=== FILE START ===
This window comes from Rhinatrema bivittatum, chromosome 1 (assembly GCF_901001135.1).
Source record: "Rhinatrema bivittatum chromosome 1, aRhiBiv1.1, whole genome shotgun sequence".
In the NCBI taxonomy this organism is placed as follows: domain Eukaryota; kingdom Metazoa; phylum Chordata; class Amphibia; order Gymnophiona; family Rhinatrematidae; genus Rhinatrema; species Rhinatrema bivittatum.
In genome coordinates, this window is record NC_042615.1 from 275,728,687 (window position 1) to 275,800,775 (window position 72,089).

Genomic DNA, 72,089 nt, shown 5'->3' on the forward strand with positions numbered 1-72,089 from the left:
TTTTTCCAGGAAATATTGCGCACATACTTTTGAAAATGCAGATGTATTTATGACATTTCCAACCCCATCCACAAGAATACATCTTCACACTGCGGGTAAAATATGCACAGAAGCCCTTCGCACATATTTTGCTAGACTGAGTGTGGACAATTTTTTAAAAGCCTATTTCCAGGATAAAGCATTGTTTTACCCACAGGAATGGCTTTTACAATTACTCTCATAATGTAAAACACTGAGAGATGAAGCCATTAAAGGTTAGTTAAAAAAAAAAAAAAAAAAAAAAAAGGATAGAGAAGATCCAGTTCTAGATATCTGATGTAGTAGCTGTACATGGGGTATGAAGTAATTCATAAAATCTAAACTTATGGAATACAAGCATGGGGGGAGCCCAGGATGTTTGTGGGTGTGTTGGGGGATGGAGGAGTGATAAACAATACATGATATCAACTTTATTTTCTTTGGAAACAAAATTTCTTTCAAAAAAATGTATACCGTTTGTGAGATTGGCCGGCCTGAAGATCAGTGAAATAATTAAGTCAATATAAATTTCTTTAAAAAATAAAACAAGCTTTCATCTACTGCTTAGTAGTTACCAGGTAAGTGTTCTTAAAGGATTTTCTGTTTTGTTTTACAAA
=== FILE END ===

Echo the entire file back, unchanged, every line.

This window comes from Rhinatrema bivittatum, chromosome 1 (assembly GCF_901001135.1).
Source record: "Rhinatrema bivittatum chromosome 1, aRhiBiv1.1, whole genome shotgun sequence".
In the NCBI taxonomy this organism is placed as follows: domain Eukaryota; kingdom Metazoa; phylum Chordata; class Amphibia; order Gymnophiona; family Rhinatrematidae; genus Rhinatrema; species Rhinatrema bivittatum.
In genome coordinates, this window is record NC_042615.1 from 275,728,687 (window position 1) to 275,800,775 (window position 72,089).

Genomic DNA, 72,089 nt, shown 5'->3' on the forward strand with positions numbered 1-72,089 from the left:
TTTTTCCAGGAAATATTGCGCACATACTTTTGAAAATGCAGATGTATTTATGACATTTCCAACCCCATCCACAAGAATACATCTTCACACTGCGGGTAAAATATGCACAGAAGCCCTTCGCACATATTTTGCTAGACTGAGTGTGGACAATTTTTTAAAAGCCTATTTCCAGGATAAAGCATTGTTTTACCCACAGGAATGGCTTTTACAATTACTCTCATAATGTAAAACACTGAGAGATGAAGCCATTAAAGGTTAGTTAAAAAAAAAAAAAAAAAAAAAAAAGGATAGAGAAGATCCAGTTCTAGATATCTGATGTAGTAGCTGTACATGGGGTATGAAGTAATTCATAAAATCTAAACTTATGGAATACAAGCATGGGGGGAGCCCAGGATGTTTGTGGGTGTGTTGGGGGATGGAGGAGTGATAAACAATACATGATATCAACTTTATTTTCTTTGGAAACAAAATTTCTTTCAAAAAAATGTATACCGTTTGTGAGATTGGCCGGCCTGAAGATCAGTGAAATAATTAAGTCAATATAAATTTCTTTAAAAAATAAAACAAGCTTTCATCTACTGCTTAGTAGTTACCAGGTAAGTGTTCTTAAAGGATTTTCTGTTTTGTTTTACAAA